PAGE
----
Asbestos is the most important cause of malignant mesothelioma (MM.) in the industrialized world. Because less than 5% of heavily exposed asbestos workers develop MM, additional factors are suspected to render certain individuals more susceptible to asbestos carcinogenicity. Cigarette smoke has been ruled out as a co-factor in MM. Instead, both genetic predisposition and simian virus 40 infections (SV40) have been linked to MM pathogenesis. The central hypothesis of this Program Project is that MM is a malignancy that is mainly caused by asbestos or related fibers (erionite), and that genetic predisposition and SV40 infection make certain individuals more susceptible to asbestos or erionite carcinogenesis. In Project 1, a team of investigators with different expertise led by Dr. Carbone, will try to identify the gene/s that predispose to MM in three villages of Cappadocia, Turkey, where 50% of total deaths are caused by MM. The interaction among genetic predisposition and erionite, a fiber related to crocidolite asbestos which is present in these villages, will also be investigated. Our hypothesis is that this MM-gene/s that is mutated in these Cappadocian families is targeted by asbestos, and possibly by SV40, in sporadic MM in the USA. In Project 2, Dr. Mossman will study if SV40 infection interferes with the mechanisms of asbestos carcinogenesis that she has elucidated throughout the years (ERK pathway and AP-1 activation). In Project 3, Dr. Testa will study how asbestos and SV40 influence the AKT pathway and tumor suppressors (NF-2, p16 and p19) that his work indicates play an important role in MM pathogenesis. Together, these results will provide information on the pathogenesis of MM and on the factors that make certain individuals more susceptible to asbestos/erionite carcinogenesis. This information should allow us to design novel and specific preventive/therapeutic approaches for MM patients. The information developed in this Program Project has general relevance to environmental carcinogenesis because the results will address the hypothesis that genetics and viruses influence the carcinogenesis of mineral fibers. Our multidisciplinary team bridges basic science and clinical expertise. Therefore, our team is perfectly placed to capitalize on the pathogenic information that we will develop during the 5 years of this PO-1 and to take this information to the patient's bed, or preferably, to use this information to reduce the number of those who would become patients.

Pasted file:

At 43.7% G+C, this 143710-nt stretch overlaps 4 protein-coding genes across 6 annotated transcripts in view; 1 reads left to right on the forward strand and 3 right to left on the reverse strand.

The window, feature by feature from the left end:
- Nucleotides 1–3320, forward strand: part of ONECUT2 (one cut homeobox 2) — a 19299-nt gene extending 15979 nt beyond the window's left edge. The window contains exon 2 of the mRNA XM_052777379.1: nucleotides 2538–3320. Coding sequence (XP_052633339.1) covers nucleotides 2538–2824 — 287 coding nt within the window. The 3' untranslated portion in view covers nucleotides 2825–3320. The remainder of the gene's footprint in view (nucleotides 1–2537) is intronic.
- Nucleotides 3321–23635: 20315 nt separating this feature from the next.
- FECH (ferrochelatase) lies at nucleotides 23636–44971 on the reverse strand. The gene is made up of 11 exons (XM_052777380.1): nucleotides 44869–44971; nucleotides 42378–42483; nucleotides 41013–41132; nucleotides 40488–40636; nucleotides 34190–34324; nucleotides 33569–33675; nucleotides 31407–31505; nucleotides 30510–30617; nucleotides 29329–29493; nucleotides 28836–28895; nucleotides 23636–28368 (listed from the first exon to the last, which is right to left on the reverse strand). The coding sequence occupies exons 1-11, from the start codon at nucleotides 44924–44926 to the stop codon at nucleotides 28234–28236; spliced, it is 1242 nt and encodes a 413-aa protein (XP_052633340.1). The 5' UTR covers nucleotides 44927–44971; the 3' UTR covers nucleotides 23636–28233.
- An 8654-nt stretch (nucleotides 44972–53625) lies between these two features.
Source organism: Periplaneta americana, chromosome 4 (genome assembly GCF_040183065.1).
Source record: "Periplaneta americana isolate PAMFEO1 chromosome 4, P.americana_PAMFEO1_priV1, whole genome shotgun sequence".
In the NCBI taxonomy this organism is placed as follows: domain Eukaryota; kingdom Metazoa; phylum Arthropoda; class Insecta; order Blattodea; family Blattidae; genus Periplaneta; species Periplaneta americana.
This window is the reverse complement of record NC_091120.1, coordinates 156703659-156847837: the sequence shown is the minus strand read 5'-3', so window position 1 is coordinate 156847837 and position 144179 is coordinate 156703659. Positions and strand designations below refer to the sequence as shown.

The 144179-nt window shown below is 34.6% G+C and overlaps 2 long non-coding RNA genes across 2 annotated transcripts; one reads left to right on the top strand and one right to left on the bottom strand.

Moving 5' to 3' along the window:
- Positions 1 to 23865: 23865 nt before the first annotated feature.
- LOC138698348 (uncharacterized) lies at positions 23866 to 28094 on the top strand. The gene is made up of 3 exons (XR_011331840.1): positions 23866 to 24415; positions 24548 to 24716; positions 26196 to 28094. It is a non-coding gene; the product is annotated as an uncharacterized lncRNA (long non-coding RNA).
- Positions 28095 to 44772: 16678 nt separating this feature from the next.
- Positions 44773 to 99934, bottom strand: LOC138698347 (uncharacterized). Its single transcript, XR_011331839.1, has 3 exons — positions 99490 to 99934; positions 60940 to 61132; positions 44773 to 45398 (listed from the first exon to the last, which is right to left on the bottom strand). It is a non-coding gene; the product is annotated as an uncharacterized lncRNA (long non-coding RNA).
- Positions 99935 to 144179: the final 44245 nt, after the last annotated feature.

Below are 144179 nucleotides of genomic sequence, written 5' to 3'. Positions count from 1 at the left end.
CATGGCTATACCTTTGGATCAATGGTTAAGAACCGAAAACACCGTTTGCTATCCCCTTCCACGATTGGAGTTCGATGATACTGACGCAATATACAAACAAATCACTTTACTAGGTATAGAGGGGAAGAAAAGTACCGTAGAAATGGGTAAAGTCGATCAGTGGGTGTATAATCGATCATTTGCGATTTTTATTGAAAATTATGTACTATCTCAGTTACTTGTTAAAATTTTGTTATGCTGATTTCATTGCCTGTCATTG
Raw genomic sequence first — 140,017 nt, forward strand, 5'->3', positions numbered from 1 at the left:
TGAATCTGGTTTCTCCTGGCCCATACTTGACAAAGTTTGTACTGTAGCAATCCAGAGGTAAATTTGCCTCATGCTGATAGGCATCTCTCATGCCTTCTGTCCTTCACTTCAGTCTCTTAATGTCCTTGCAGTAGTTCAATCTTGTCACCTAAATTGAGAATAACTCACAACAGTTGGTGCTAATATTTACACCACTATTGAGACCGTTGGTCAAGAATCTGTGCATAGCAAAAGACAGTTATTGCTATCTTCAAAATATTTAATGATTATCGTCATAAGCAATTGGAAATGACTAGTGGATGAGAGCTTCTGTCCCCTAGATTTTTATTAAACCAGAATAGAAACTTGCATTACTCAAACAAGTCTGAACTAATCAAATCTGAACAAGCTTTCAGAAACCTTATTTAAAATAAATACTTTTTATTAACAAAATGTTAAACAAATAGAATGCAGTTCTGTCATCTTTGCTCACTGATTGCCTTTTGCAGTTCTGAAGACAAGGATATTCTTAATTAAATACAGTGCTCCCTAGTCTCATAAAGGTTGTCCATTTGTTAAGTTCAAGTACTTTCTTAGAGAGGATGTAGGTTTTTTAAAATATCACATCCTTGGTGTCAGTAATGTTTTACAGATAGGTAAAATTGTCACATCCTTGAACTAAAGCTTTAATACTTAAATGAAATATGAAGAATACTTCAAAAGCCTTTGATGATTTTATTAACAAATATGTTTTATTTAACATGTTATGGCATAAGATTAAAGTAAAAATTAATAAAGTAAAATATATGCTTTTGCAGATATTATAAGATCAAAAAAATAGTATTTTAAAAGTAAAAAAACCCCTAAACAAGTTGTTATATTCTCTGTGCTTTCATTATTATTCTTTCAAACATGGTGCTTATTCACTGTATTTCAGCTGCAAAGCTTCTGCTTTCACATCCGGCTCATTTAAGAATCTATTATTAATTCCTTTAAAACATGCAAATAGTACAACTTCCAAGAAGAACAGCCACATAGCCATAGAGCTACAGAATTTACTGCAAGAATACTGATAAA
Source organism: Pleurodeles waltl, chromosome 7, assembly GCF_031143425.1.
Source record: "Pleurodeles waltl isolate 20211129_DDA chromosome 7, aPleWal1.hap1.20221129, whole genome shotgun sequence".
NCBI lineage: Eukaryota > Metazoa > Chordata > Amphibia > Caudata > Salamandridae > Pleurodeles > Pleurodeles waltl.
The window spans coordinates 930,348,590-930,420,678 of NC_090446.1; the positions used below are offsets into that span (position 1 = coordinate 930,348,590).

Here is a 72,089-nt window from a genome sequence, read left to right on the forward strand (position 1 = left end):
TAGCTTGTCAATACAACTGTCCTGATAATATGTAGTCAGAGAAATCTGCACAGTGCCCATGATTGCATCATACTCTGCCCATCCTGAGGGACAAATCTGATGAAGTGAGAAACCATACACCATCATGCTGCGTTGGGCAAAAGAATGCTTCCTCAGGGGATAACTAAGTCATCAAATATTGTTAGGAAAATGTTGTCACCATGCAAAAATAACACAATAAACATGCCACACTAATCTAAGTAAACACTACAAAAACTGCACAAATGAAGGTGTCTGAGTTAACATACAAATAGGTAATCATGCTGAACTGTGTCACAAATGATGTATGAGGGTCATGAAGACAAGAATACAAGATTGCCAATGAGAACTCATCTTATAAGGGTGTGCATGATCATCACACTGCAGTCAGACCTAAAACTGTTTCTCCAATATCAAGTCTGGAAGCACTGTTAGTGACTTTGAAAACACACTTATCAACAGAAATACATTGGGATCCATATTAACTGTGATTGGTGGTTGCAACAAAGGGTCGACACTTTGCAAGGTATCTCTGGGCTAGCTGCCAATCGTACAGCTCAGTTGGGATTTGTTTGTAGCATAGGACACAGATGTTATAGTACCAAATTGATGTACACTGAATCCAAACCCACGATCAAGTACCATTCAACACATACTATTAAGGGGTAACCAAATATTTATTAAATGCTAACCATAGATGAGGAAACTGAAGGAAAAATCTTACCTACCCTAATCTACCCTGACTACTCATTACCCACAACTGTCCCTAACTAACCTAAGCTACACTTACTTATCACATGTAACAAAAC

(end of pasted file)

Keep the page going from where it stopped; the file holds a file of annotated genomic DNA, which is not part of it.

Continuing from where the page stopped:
National Institute of Health (NIH)
National Cancer Institute (NCI)
Research Program Projects (P01)
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Special Emphasis Panel (ZCA1-GRB-S (JI))
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Blair, Donald G
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University of Hawaii
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